In a far-ranging talk Wednesday on space, physics and the origin of all that is, Nobel Prize-winning scientist John Mather went from the very old and incredible small, to the infinite, and nearly back again.
“I wanted to describe the entire history of the universe beginning with the Big Bang,” he said. “The entire universe expanding into itself, with gravity pulling things together to make stars and galaxies out of the primordial stuff, eventually leading to the people around us, trying to ask the question of, ‘How did we get here?’ ”
That, and how to keep the nuts and bolts on NASA’s James Webb Space Telescope from shaking apart during launch, as Mather explained to the crowd of at least 50 people at Bear Branch Nature Center.
Mather is a senior astrophysicist at NASA’s Goddard Space Flight Center in Greenbelt and senior scientist on the James Webb Space Telescope project, which aims to put a telescope more powerful than the Hubble Space Telescope into space by 2021.
The talk was part of the monthly meeting of the Westminster Astronomical Society — which regularly has speakers including experts from NASA, as well as star parties and planetarium shows at the nature center — but Wednesday marked the first visit from a Nobel laureate, according to club founder Curt Roelle.
“Our club started in 1984, so we have been meeting for 34 years not, and this is our first Nobel laureate we’ve had,” he said. “So I guess a feather in our cap for that.”
In 2006, Mather, along with George Smoot, was awarded the Nobel Prize in physics in 2006 for work on the Cosmic Background Explorer Satellite, which provided the first accurate measurements of the cosmic microwave background, the afterglow of the Big Bang.
“To me, the archetype of a great scientist was someone who could build some equipment that could measure something that had never been done,” Mather said. “I’ve been pushing that idea ever since I was little, when with cardboard tubes and my lenses made a little telescope.”
Today, as Mather explained to the crowd, he is working on the same fundamental equipment, only much larger and many times more precise: The James Webb Telescope, in development since 1995, will train a nearly 22-foot-wide primary mirror composed of 18 adjustable, hexagonal mirrors made of beryllium at the sky, and peer far enough away in the infrared portion of the spectrum to see, scientists hope, the very first galaxies. To see 13.8 billion or more light-years away is also to see billions of years into the universe’s past, according to Mather.
That was mind-blowing to Beth LeFevre, of Jefferson, Pennsylvania, a member of the club who had been looking forward to Mather’s talk for months.
“I like to think about the beginnings of the universe, where it started and where it’s going from there,” she said. “He kept saying they are also looking back in time, back into the history of the universe, and I like that idea. I don’t really understand it because I am not a physicist and I don’t understand the math that goes into it, but I like the thought that it’s not just static; it’s still an evolving thing and expanding.”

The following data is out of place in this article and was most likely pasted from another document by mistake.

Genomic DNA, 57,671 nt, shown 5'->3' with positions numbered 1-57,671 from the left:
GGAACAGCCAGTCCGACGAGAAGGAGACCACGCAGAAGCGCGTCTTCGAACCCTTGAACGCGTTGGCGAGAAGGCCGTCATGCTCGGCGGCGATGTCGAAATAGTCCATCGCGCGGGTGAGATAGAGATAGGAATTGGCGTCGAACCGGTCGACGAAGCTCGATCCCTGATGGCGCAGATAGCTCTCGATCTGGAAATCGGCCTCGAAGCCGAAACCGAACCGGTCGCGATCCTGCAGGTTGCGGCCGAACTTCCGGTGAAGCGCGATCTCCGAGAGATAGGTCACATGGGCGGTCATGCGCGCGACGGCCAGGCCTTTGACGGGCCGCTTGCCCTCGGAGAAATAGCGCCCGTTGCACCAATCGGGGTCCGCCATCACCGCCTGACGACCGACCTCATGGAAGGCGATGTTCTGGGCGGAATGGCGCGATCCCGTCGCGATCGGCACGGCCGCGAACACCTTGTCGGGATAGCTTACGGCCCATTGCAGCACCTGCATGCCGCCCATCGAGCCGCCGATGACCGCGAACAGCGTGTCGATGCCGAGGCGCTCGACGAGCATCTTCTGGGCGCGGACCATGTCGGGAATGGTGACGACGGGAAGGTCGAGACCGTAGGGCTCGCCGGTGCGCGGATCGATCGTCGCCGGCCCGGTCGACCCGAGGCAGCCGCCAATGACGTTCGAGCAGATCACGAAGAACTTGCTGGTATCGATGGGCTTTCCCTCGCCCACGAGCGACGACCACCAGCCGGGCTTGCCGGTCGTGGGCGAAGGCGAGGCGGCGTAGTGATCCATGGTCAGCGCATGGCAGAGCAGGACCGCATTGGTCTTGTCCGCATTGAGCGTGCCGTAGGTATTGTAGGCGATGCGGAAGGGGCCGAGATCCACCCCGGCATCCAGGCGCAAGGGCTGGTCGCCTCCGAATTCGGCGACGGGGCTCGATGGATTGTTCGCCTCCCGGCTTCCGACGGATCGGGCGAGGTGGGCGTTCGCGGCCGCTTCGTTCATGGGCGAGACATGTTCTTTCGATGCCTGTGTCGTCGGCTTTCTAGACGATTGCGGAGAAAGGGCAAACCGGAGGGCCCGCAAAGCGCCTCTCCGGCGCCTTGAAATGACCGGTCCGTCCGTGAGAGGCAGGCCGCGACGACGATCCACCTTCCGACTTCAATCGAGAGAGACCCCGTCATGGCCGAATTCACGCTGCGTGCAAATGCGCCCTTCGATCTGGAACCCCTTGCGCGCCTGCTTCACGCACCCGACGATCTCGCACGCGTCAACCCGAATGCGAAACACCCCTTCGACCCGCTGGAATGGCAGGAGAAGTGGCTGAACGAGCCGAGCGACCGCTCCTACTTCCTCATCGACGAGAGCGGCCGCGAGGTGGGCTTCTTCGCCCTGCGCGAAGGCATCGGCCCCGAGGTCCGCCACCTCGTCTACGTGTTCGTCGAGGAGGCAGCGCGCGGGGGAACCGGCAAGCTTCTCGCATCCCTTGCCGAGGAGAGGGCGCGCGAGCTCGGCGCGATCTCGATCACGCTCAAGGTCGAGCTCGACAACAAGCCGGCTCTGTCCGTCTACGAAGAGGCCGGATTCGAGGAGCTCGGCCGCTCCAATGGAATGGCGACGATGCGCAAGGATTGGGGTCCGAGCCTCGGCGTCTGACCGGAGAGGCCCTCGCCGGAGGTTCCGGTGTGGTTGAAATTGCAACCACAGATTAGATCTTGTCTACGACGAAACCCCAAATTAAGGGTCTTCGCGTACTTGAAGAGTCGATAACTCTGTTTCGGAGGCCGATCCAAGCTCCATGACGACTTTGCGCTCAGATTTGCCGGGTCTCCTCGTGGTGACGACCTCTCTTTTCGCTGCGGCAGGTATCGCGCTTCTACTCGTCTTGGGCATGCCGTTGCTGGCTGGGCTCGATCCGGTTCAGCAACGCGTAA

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Creating a tool that can actually do that is, however, much easier dreamed than launched, Mather said, which is why it has taken years to develop and why he plays the role of mediating between NASA’s scientist and engineers.
“Scientist and engineers have a little bit different perspective about things. I’m on the side of, it would be great if we could build it this way,” he said. “Scientists say, we could measure. Engineers say, we could build. Scientists say, we need to measure better. Engineers say, we can’t build that. So I am in the middle and try to make this come to an agreement. After we say, OK, this is what we need to do to make it happen.”
Testing of the Jame Webb Space Telescope is nearing completion leading up to the planned 2021 launch, but rather than charting a course for retirement, Mather is already dreaming up his next big project: A tool to allow earthbound telescopes to go hunting for planets around other stars: a star shade.
“This is a really hard problem because planets are faint and stars are bright. You need a really big telescope to be able to see them at all and then you need to be able to block the bright light of the star,” Mather said. “So my new idea is not so completely new, but it says, let’s put a star shade, something very large, and put it in space. Let it cast a shadow of the star on a telescope on the ground.”
Coming up with what seems to him to be a good idea, and then seeing if other people will agree — and maybe put together a team to build the idea — is what excites Mather and keeps him going.
And while a senior NASA astrophysicist has some privileged access to the cutting-edge instruments of science, Mather notes that there has never been a better time for amateurs to get involved in learning about science, and even participating in citizens science programs. Today’s tools have opened new horizons in the heavens and on Earth.
“Nowadays we have tools we never had. Everybody has a computer in their pocket and whatever you want to know, you can look it up in a flash,” Mather said. “We can look at the sky and investigate our own history because we can now.”